Posted: Jul 28, 2017 at 11:53 Quote
Hey! That's awesome! I want to do something similar. I have a 2011 Remedy 9.9 - Do you think a cane creek DB Air IL will work?

Posted: Sep 11, 2017 at 13:41 Quote
bwillia223 wrote:
Hey! That's awesome! I want to do something similar. I have a 2011 Remedy 9.9 - Do you think a cane creek DB Air IL will work?
yeah that should work perfect for you, id recommend the DB coil instead of the DB air

Posted: Sep 13, 2017 at 18:08 Quote
Did you ever get a part number for the bushings?

Posted: Nov 9, 2017 at 9:39 Quote
well the bushings were custom made for the application by offsetbushings.com so there isnt really a part number for them. You just give them your specifications and they make something that fits.

Posted: Nov 13, 2017 at 13:17 Quote
search it trek remedy coil conversion
The "unclesomebody". link is a walk through with Fox part numbers
I went with a shoulder bolt cap type head or threaded dowel pin from McMastercarr
My knees/ankles didn't like the look of the hex heads

It's easy

Posted: Dec 4, 2017 at 11:41 Quote
Anyone put a longer stroke shock on their Remedy? 60mm instead of 57.5mm?

Posted: Dec 27, 2018 at 15:30 Quote
Hey! So I've decided to get the same shock as you. I'll be throwing it on my 2011 remedy. You mentioned you got it slackened out a bit more. How much more did you ask offsetbushings to change the bushings?

Have you had any problems with the shocks seals?

Posted: Dec 30, 2018 at 14:21 Quote
bwillia223 wrote:
Hey! So I've decided to get the same shock as you. I'll be throwing it on my 2011 remedy. You mentioned you got it slackened out a bit more. How much more did you ask offsetbushings to change the bushings?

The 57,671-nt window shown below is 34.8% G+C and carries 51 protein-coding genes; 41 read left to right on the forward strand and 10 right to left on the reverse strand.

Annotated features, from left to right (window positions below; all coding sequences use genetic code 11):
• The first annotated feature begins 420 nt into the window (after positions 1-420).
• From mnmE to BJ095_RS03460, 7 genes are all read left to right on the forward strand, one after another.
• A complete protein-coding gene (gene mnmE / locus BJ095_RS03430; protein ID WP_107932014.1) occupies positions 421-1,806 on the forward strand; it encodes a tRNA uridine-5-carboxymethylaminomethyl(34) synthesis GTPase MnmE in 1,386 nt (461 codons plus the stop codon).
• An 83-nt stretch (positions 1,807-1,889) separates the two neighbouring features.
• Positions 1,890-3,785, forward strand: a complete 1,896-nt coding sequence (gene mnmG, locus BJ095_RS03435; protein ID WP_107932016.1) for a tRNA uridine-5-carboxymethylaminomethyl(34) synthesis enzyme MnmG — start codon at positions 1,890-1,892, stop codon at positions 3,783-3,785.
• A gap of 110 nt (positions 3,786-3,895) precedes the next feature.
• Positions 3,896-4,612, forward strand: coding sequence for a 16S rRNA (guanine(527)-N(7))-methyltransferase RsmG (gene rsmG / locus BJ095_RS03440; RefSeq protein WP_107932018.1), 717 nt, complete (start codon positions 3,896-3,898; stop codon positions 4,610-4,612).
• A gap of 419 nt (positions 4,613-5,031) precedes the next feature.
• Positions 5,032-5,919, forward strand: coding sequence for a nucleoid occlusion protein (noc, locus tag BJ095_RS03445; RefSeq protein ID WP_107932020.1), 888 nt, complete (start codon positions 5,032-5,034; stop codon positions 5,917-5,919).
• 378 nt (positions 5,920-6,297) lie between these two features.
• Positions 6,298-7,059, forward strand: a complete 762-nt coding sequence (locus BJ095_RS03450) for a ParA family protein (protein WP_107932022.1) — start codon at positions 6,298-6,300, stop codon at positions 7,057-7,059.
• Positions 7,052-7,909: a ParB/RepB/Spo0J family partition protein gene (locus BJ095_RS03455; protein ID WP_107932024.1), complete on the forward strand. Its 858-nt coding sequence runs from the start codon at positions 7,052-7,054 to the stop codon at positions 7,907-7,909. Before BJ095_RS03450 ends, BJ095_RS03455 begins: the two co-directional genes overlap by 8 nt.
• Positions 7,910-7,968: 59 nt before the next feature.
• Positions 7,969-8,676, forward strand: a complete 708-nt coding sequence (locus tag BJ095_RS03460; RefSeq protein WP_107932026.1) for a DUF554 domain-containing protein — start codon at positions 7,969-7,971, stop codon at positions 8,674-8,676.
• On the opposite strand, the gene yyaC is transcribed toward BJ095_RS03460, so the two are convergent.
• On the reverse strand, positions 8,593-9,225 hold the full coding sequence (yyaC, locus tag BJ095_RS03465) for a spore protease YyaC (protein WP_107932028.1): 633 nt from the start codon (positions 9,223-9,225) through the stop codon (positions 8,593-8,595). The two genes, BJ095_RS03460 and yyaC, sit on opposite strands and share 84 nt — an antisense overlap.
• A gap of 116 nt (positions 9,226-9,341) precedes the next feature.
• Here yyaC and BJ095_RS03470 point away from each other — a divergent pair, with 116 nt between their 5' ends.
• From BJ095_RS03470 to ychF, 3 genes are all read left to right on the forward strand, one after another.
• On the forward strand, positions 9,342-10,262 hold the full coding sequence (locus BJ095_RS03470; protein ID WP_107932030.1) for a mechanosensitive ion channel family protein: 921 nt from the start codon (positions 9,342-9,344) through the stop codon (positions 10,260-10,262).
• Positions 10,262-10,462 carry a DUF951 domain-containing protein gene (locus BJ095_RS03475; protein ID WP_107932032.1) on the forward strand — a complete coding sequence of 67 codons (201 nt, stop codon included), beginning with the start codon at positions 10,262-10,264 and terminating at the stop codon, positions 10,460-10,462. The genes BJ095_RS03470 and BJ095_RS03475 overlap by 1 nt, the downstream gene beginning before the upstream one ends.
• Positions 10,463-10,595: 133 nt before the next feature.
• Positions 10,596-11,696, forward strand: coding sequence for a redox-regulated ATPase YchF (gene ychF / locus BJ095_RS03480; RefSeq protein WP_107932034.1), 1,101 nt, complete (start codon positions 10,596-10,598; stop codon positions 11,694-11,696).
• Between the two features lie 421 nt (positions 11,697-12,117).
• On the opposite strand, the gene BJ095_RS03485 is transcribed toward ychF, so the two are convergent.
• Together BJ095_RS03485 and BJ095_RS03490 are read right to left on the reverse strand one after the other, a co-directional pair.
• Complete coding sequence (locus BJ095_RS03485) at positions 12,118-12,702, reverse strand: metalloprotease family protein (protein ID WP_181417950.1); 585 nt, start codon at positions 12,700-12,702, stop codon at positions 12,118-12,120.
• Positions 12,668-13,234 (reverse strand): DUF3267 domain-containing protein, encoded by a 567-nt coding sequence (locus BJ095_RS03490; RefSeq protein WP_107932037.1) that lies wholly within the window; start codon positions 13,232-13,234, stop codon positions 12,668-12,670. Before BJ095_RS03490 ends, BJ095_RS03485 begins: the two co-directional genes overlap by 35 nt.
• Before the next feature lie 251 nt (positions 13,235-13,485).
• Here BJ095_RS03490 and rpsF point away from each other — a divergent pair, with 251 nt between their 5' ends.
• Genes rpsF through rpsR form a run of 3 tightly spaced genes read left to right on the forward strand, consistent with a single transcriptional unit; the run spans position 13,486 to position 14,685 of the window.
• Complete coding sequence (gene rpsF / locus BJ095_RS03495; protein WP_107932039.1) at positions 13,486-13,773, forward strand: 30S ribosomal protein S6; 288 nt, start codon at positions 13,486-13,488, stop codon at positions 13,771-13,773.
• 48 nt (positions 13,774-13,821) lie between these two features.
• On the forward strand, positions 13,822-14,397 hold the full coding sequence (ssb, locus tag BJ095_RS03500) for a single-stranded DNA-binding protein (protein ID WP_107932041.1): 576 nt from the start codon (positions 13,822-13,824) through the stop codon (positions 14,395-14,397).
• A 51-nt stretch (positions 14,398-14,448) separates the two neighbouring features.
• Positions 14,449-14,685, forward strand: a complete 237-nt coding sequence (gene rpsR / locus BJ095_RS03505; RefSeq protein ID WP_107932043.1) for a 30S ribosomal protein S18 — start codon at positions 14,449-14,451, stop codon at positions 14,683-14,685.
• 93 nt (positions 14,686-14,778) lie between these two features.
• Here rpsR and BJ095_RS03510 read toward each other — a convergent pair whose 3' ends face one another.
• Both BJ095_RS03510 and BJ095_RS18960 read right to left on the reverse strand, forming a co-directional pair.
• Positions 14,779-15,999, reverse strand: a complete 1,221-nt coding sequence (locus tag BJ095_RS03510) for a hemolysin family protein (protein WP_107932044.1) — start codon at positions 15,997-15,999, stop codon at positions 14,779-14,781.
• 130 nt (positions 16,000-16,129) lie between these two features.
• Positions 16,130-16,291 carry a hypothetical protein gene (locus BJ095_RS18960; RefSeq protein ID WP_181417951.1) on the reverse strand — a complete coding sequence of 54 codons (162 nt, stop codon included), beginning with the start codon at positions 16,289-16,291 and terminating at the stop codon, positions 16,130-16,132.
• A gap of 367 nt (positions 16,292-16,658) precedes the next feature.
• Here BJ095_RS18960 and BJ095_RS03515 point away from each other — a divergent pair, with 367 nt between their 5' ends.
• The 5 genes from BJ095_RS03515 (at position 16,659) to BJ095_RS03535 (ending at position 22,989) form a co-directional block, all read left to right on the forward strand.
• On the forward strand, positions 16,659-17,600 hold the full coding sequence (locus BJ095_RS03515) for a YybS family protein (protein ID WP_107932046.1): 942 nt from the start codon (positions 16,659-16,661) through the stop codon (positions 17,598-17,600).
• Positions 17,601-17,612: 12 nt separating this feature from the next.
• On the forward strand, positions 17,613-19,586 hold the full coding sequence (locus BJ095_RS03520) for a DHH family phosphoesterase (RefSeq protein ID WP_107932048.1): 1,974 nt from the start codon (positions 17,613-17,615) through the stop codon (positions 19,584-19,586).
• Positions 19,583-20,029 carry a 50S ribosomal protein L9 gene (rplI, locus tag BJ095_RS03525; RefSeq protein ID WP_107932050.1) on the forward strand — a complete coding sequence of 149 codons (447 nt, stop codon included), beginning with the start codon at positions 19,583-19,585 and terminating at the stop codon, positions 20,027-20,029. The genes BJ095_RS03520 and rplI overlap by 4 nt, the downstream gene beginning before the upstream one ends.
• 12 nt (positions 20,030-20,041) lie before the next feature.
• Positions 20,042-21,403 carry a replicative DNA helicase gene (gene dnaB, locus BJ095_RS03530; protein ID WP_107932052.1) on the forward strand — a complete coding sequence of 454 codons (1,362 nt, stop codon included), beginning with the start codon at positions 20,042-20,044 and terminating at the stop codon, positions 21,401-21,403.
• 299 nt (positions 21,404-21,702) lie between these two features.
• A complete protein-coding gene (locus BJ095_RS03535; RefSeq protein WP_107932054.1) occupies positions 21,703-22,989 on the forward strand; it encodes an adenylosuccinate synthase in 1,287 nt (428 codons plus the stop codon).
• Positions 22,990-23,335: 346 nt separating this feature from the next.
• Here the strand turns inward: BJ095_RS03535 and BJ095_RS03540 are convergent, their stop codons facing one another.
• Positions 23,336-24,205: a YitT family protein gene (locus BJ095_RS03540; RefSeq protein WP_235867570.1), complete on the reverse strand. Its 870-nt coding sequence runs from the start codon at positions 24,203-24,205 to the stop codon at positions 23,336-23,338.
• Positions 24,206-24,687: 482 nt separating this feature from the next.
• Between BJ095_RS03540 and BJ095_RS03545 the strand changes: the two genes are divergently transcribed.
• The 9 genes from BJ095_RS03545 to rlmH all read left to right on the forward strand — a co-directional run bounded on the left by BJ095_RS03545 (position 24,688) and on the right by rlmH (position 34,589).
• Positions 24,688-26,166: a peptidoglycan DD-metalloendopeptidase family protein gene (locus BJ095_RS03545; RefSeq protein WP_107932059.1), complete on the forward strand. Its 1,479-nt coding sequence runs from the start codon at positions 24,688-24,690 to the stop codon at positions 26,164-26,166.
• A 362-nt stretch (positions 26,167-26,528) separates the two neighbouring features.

Have you had any problems with the shocks seals?

Hello! I run offsetbushings.com so I can help explain this a little..

When running an aftermarket (200mm long) shock on the remedy which was designed for a 197mm shock, you will need a pair of Offset Bushings to maintain stock geometry. You won't slacken it any further than stock with the aftermarket shock as there isn't enough room for offset. I'll explain why below..

The top bolt is 10mm, allowing 1mm of offset.
The bottom bolt is 8mm, allowing 2mm of offset.

Conveniently, with 3mm of total reduction you can run the aftermarket shock. There's no more room for more offset than that though.

I made a product specifically for the Trek shock conversion kit, here - https://www.offsetbushings.com/products/trek-conversion-kit

As much as I try and check this often, you'll get a reply in under an hour usually if you just email us direct. All the details are on our contact page.

Hope that helps!

Posted: Jan 29, 2019 at 5:58 Quote
Jezzah,
Thanks for that info! So, if I were to out a longer stroke on my bike, it will screw up the geometry?

Thanks
Brad

Posted: Feb 3, 2019 at 18:15 Quote
I know I'm a little late to the party, but does anyone have feedback with this kind of upgrade?

I was going to rebuild my 2011 with a fox 36 front and dpx2 rear. I know I'll forever be stuck with 26s but I'm cool with that.

Does the rear shock make a huge difference or is the geometry an issue? Is the 2011 frame just too outdated?

Thanks, Zack

Posted: Mar 6, 2019 at 9:38 Quote
zabarnes14 wrote:
I know I'm a little late to the party, but does anyone have feedback with this kind of upgrade?

I was going to rebuild my 2011 with a fox 36 front and dpx2 rear. I know I'll forever be stuck with 26s but I'm cool with that.

Does the rear shock make a huge difference or is the geometry an issue? Is the 2011 frame just too outdated?

Thanks, Zack

Again, a slightly late reply here!

Yes, our customers have found there to be a huge improvement from moving away from the stock shock. We sell these kits every day so there's certainly a lot of interest in upgrading from the stock DRCV shocks.